How does rising atmospheric CO2 affect marine organisms?

Click to locate material archived on our website by topic

Evidence of 20th-Century Declining Pan Evaporation in China
Liu, B., Xu, M., Henderson, M. and Gong, W. 2004. A spatial analysis of pan evaporation trends in China, 1955-2000. Journal of Geophysical Research 109: 10.1029/2004JD004511.

What was done
The authors calculated seasonal (May-September) values of daily mean temperature, maximum temperature, minimum temperature, water vapor pressure, cloud cover, relative humidity, vapor pressure deficit and solar irradiance, as well as seasonal total precipitation and pan evaporation, for 85 stations scattered across the eight climatic regions of China, after which they (1) determined trends of pan evaporation over the last half of the 20th century in the eight regions and for China as a whole, and (2) looked for causes of the trends in contemporaneous trends of the other meteorological parameters and various combinations of them.

What was learned
Lui et al. report that "for China as a whole, pan evaporation decreased over the past half century," noting that "the decline is statistically significant (at the 99% level)," and that "the downward trend of pan evaporation in China was -29.3 mm/decade, similar to the findings reported in several other countries." As for the likely cause of the phenomenon, the researchers concluded that "the widespread decline of pan evaporation is mainly caused by decreasing solar irradiance," but that "other parameters influence or mediate its effect." With respect to the alternative concept that "increased terrestrial evaporation will increase moist air over the evaporation pan, thus reducing evaporation from the pan (Brutsaert and Parlange, 1998; Lawrimore and Peterson, 2000; Golubev et al., 2001)," they report that it "cannot explain the decline in pan evaporation seen in China," stating that "to the contrary, our analysis of China as a whole supports the previous report that the decline in pan evaporation results from a decrease in solar radiation (Roderick and Farquhar, 2002)." This conclusion is important, for as described in detail by Roderick and Farquhar (2004), it suggests that earth's terrestrial environments are becoming "effectively wetter."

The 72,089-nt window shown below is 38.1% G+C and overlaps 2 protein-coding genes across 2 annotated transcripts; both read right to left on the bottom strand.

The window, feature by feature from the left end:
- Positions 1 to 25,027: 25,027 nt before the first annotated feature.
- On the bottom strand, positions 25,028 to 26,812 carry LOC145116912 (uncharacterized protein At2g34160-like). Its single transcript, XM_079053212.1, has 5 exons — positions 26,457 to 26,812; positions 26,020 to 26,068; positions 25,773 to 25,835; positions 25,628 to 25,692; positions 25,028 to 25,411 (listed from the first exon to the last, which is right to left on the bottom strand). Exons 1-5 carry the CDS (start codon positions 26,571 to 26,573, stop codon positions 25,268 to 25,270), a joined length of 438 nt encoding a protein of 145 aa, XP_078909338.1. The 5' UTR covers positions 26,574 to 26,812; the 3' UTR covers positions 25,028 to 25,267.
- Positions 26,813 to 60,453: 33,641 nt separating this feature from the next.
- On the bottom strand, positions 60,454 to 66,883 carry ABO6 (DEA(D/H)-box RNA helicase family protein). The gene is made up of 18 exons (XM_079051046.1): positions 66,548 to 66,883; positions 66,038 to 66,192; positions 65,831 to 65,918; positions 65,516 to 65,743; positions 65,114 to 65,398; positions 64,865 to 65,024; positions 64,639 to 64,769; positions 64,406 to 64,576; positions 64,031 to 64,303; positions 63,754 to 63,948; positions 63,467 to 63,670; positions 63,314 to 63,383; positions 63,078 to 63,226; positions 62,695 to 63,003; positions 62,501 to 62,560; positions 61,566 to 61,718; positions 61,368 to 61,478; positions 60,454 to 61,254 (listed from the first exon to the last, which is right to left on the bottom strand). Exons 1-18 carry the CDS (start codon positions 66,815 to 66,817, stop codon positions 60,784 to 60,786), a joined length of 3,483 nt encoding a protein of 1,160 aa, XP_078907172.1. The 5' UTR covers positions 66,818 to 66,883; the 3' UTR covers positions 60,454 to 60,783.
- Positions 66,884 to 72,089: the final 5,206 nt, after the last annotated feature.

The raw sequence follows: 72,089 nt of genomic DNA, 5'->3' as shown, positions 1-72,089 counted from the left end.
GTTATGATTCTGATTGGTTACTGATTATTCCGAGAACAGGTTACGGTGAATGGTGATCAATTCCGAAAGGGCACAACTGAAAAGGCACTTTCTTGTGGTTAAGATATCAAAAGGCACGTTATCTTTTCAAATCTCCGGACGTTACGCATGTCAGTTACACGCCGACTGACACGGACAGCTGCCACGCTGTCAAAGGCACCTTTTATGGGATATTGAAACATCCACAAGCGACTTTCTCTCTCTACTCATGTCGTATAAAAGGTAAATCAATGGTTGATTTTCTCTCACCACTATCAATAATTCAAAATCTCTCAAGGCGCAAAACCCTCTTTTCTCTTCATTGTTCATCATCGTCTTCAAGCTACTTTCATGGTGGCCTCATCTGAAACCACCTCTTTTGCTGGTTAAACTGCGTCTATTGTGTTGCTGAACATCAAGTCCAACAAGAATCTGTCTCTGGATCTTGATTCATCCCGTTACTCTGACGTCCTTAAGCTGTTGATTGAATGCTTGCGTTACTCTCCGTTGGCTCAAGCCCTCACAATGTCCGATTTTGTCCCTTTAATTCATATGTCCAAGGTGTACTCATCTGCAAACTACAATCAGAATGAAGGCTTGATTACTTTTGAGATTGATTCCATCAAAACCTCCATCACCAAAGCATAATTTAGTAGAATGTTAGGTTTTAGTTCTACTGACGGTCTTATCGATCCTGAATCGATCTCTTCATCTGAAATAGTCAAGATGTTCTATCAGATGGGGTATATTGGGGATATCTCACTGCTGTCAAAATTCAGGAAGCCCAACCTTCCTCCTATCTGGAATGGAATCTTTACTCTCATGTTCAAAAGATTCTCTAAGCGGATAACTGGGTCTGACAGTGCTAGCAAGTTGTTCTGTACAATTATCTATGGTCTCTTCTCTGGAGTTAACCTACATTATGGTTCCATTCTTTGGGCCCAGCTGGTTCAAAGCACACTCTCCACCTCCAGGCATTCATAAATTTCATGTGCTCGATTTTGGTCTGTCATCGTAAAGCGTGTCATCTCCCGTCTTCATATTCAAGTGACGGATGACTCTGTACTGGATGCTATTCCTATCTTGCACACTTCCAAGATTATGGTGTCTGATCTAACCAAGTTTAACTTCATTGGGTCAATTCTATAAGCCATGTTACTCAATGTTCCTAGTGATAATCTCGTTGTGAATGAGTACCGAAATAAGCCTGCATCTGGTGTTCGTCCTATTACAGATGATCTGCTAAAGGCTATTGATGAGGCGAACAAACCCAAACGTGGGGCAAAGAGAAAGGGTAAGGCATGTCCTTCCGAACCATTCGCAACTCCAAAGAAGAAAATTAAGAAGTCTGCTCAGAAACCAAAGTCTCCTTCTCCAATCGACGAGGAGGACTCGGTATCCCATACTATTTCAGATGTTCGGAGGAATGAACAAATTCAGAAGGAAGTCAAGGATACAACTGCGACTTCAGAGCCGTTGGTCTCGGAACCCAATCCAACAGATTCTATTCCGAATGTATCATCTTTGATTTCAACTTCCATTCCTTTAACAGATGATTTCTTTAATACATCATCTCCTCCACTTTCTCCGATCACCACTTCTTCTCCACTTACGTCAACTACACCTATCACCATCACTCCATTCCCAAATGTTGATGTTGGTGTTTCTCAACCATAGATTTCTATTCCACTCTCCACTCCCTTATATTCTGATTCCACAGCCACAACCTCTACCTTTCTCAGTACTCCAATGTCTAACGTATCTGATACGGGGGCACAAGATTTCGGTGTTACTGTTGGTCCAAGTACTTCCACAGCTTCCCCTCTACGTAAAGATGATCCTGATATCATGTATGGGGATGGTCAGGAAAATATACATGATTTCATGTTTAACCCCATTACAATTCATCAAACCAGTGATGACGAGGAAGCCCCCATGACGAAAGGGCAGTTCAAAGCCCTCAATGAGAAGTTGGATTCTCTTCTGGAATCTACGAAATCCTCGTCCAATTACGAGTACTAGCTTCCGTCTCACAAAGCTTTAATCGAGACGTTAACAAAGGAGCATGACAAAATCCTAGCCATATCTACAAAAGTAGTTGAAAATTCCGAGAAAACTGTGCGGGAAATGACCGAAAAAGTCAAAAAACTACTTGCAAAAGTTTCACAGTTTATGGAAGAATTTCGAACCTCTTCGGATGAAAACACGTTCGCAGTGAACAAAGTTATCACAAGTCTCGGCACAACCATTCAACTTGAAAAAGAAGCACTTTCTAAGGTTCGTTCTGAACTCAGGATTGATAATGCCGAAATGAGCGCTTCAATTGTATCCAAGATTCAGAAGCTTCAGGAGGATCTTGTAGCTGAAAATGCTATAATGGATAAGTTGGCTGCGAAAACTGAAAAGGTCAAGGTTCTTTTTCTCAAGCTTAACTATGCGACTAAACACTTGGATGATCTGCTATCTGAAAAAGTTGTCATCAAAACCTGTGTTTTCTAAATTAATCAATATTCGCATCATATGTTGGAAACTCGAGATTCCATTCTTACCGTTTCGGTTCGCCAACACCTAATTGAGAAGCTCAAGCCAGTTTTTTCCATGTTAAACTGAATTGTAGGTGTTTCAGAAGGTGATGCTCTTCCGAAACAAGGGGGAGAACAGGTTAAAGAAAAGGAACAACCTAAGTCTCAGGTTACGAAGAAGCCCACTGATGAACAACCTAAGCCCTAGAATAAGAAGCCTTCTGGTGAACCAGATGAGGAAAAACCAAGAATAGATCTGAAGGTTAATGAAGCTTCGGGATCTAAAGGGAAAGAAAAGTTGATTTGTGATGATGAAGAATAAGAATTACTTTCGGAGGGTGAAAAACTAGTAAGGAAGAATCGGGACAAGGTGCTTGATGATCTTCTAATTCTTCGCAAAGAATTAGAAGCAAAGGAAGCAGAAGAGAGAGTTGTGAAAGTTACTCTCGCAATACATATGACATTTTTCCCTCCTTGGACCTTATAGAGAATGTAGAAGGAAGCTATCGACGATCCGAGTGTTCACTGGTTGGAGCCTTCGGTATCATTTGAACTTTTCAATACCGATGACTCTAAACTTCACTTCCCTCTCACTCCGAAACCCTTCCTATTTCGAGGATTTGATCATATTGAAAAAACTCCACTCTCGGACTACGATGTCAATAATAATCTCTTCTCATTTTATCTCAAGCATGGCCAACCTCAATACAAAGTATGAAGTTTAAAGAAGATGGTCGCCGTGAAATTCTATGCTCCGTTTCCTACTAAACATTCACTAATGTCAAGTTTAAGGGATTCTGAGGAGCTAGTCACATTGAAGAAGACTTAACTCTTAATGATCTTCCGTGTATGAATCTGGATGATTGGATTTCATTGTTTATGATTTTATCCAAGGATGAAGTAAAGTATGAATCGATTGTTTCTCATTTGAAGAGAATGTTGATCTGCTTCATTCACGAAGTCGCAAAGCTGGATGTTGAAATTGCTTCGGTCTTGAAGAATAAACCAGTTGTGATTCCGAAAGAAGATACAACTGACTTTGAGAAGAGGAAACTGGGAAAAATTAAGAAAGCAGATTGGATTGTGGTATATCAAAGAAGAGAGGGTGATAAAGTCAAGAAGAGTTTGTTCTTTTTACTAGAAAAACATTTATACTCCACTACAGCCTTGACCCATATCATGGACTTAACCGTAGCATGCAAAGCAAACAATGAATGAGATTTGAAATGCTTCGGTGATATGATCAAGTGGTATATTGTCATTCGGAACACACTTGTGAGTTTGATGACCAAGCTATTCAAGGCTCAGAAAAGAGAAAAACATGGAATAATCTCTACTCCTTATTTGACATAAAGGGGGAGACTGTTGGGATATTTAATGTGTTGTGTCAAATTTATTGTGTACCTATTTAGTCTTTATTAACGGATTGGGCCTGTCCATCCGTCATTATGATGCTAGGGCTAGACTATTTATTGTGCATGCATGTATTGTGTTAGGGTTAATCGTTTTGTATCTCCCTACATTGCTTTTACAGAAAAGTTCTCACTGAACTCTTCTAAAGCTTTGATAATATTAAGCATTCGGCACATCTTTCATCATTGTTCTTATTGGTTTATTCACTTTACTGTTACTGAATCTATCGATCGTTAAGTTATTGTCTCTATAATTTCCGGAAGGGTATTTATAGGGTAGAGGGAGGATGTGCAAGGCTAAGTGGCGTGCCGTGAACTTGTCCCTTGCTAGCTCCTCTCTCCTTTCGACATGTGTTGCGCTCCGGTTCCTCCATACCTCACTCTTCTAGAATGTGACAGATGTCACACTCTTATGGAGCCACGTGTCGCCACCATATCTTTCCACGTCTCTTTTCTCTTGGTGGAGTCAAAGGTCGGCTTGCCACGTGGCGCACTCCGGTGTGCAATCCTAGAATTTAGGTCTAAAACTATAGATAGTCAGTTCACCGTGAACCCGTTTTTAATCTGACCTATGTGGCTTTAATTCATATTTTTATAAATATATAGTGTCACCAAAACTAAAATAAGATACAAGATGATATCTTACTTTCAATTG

What it means
The findings of Lui et al. support the conclusions of Roderick and Farquhar (2004), i.e., that because of the long-term decline in pan evaporation driven by the concomitant decline in solar radiation, "it is now clear that many places in the Northern Hemisphere, and in Australia, have become less arid," and that "a good analogy to describe the changes in these places is that the terrestrial surface is literally becoming more like a gardener's 'greenhouse'," conducive to more prolific terrestrial plant growth.

Brutsaert, W. and Parlange, M.B. 1998. Hydrological cycle explains the evaporation paradox. Nature 396: 30.

Golubev, V.S., Lawrimore, J.H., Groisman, P.Ya., Speranskaya, N.A., Zhuravin, S.A., Menne, M.J., Peterson, T.C. and Malone, R.W. 2001. Evaporation changes over the contiguous United States and the former USSR: A reassessment. Geophysical Research Letters 28: 2665-2668.

Lawrimore, J.H. and Peterson, T.C. 2000. Pan evaporation trends in dry and humid regions of the United States. Journal of Hydrometeorology 1: 543-546.

Roderick, M.L. and Farquhar, G.D. 2002. The cause of decreased pan evaporation over the past 50 years. Science 298: 1410-1411.

Roderick, M.L. and Farquhar, G.D. 2004. Changes in Australian pan evaporation from 1970 to 2002. International Journal of Climatology 24: 1077-1090.

Reviewed 22 February 2006